Despite advances, LGBTQ people continue to face bias, discrimination and injustice in our classrooms, workplaces, media, streets and digital spaces. While great strides have been made in recent years, including marriage equality, there is still much work to do to achieve equity for members of the LGBTQ community.
What is heterosexism?
Heterosexism (sometimes referred to as homophobia), is defined as: “the marginalization and/or oppression of people who are lesbian, gay, bisexual, queer and/or asexual, based on the belief that heterosexuality is the norm.” This means that heterosexism is based on the idea that romantic and/or sexual relationships and feelings between a man and a woman is acceptable, and that all other relationships or feelings are unacceptable or outside the “norm.”
Consider the following statistics:
- The FBI reports that of all the hate crimes reported in 2018, (which are still under-reported in general) 16.7% of those were people targeted because of bias against sexual orientation. The FBI defines hate crime as a “criminal offense against a person or property motivated in whole or in part by an offender’s bias against a race, religion, disability, sexual orientation, ethnicity, gender, or gender identity.”
- Prior to the 2020 Supreme Court ruling, there were only 28 states that protected people from discrimination on the basis of sexual orientation and/or gender identity in employment (work), housing and public accommodations (retail stores, rental establishments, recreational facilities, etc.). With the June 2020 SCOTUS ruling, LGBTQ+ employees in all fifty states are protected from discrimination.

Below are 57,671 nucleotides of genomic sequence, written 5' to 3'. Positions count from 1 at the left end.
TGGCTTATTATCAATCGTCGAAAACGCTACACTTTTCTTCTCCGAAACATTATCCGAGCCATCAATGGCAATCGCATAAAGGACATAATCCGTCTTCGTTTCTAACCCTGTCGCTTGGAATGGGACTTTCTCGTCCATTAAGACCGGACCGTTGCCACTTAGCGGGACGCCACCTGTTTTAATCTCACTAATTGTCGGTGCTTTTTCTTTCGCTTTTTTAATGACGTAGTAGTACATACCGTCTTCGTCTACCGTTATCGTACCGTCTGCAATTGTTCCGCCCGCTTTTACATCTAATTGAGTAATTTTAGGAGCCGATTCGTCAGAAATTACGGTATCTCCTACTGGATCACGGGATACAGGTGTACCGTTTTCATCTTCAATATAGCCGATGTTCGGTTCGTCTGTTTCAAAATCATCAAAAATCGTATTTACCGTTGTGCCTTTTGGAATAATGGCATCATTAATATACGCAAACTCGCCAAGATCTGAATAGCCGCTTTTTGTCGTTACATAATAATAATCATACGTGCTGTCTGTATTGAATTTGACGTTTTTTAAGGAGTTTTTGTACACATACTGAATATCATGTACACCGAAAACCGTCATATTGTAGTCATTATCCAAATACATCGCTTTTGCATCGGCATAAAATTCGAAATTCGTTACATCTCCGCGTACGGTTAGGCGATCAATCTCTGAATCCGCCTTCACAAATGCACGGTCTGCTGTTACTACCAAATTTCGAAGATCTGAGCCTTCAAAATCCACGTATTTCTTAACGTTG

- In 73 countries, being gay, lesbian, bisexual or transgender is illegal. This means that more than 2.7 billion people live in countries where being gay is a crime.
How does heterosexism manifest?
On an interpersonal level, people experience heterosexism in a wide variety of ways including name-calling and teasing, bullying and harassment, anti-gay slurs, isolation and exclusion, microaggression, stereotypes, being judged, not being accepted or supported by family and others, and many more. It is important to note that many people—including young people—may unintentionally participate in or promote heterosexism because they don’t understand its harm or because they are simply reflecting what they have learned indirectly from media, family, school and society.
Every day, in school classrooms, hallways and cafeterias, LGBTQ students hear biased language, experience harassment and assault and feel the effects of a hostile school environment. According to GLSEN's 2017 National School Climate Survey, LGBTQ students experienced the following:
- 98.5% heard “gay” used in a negative way (e.g., “that’s so gay”) at school; 70.0% heard these remarks often or frequently, and 91.8% reported that they felt distressed because of this language.
- 70.1% experienced verbal harassment (e.g., called names or threatened) at school based on sexual orientation.